A team of researchers from Stanford University will be looking at how engineered heart tissue behaves in microgravity. The Cardinal Heart investigation will send tissue samples that consist of cardiomyocytes, endothelial cells and cardiac fibroblasts to study how changes in gravity affect the heart at the cellular level.
Researchers know that microgravity causes changes in the workload and shape of the human heart, but it's still unknown if these changes could become permanent if a person lived for long periods of time in space.
The project's tissue bundles will be affixed to tissue chips. The experiment's results could help identify new treatments and support development of screening measures to predict cardiovascular risk prior to spaceflight, team members said. Follow-on investigations will include therapies that could treat heart disease.
Immune responses in space
The HemoCue investigation will look at how white blood cells react in space. Here on Earth, doctors use the total number of white blood cells, as well as the various types observed, to diagnose illness. HemoCue will debut a new type of technology that will allow users to do white blood cell counts on orbit.
The goal is to test how well the device works in microgravity. If effective, it could be a valuable tool in an astronaut’s medical kit, researchers said.
Another payload called Micro-14 looks at how yeast, in particular Candida albicans, responds to the space environment. C. albicans is an opportunistic pathogen, capable of causing severe and even life-threatening illness in immunocompromised hosts. Micro-14 will evaluate how the yeast responds to microgravity, looking for changes at the cellular and molecular levels.
Since astronauts can become immunocompromised during spaceflight, researchers are especially interested in how best to predict the health risks from this organism. Previous research has shown that many microbes exhibit increased virulence in a microgravity environment, but more research is needed on this particular pathogen.
NASA’s Jet Propulsion Laboratory in Southern California is spearheading a project that will take swab samples from various locations within the station to look at the relationship between bacteria and their metabolites (chemicals produced by bacterial growth). The project will help researchers better understand the distribution of microbes and metabolites within closed environments and how this distribution affects human health. The research could aid administrators of hospitals and nursing homes, where residents are often immunocompromised.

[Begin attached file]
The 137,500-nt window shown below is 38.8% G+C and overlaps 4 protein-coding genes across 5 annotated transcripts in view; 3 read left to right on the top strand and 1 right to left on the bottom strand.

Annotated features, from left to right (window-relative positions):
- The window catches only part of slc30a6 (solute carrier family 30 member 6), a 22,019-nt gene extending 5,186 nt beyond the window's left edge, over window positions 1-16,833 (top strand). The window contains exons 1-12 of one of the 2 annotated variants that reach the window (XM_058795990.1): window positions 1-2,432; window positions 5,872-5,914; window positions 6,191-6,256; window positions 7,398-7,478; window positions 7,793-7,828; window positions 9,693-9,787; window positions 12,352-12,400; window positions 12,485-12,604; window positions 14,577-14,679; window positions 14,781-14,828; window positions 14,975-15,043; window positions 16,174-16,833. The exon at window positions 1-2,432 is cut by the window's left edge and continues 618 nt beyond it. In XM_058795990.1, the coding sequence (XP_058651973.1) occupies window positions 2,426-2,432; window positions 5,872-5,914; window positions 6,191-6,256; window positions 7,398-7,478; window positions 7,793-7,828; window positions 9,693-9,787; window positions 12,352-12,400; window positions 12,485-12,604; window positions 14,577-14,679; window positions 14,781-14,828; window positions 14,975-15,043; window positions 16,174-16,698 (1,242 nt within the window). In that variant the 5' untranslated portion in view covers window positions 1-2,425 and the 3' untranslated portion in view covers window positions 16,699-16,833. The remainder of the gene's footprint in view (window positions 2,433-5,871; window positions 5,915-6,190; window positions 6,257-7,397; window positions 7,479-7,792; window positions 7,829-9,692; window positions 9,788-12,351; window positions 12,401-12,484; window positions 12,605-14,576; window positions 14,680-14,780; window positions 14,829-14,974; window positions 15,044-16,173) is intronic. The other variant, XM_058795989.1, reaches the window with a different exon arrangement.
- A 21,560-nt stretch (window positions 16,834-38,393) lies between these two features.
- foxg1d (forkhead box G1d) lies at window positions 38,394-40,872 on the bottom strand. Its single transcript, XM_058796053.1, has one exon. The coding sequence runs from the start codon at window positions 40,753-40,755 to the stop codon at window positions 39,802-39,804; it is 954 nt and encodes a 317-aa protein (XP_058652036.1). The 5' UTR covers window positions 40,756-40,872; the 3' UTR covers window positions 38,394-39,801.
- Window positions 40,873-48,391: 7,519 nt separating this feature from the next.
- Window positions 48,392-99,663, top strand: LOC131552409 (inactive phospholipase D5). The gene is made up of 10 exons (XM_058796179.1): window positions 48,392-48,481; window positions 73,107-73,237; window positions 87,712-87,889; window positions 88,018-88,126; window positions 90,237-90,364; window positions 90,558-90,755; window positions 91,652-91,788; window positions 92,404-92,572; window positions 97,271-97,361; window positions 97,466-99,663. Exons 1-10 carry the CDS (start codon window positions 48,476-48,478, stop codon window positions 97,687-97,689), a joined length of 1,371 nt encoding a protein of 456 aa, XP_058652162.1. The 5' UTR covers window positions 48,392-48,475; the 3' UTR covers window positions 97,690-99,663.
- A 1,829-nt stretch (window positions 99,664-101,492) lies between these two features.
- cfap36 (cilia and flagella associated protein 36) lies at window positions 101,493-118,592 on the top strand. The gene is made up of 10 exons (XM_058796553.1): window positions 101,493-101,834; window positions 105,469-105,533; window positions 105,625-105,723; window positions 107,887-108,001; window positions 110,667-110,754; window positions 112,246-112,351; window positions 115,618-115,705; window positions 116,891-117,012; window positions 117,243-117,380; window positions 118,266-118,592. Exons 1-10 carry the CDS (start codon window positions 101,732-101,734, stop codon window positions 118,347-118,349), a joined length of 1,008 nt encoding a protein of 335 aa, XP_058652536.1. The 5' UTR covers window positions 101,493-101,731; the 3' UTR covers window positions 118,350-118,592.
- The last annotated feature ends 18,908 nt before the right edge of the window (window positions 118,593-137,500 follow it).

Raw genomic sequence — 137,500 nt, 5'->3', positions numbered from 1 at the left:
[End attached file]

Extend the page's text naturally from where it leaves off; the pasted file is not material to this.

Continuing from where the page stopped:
Falcon flies again
Sunday's launch marks the 101st flight overall for SpaceX’s workhorse two-stage Falcon 9 rocket. The liftoff is expected to feature a veteran Falcon 9 first stage, designated B1058, that already has three flights under its belt. This frequent flyer previously launched SpaceX's Demo-2 mission, which sent two NASA astronauts to the space station this past summer, well as a communications satellite for the South Korean military and a batch of the company’s own Starlink satellites.
Flying previously flown boosters has become commonplace for SpaceX, as the company continues to prove the Falcon 9's reliability. In fact, CRS-21 marks the 24th flight of 2020 for SpaceX, with the majority of those missions having flown on veteran rockets rather than brand-new ones.
To date, SpaceX has successfully landed its first-stage boosters 67 times. Now that the company has two fully operational drone-ship landing platforms — "Of Course I Still Love You" and "Just Read the Instructions" — in Florida, it’s able to launch (and land) more rockets. "Of Course I Still Love You" is already at the recovery zone waiting for its turn to catch B1058 when it returns to Earth shortly after liftoff.
Weather was a concern for SpaceX going into the weekend. Forecasts predicted iffy weather for a Saturday launch attempt, with the 45th Weather Squadron predicting a 50% chance of favorable conditions for liftoff. The primary concerns were thick clouds and cumulus clouds. The backup attempt on Sunday looks much better, with the forecast improving to 70% favorable on that day.
If all goes as planned, the Dragon will arrive at the station and dock at the Harmony module’s space-facing port just over 24 hours after it blasts off.
Editor's note: This story was updated at 8:22 a.m. EST to include SpaceX's launch delay to Sunday, Dec. 6, due to bad weather.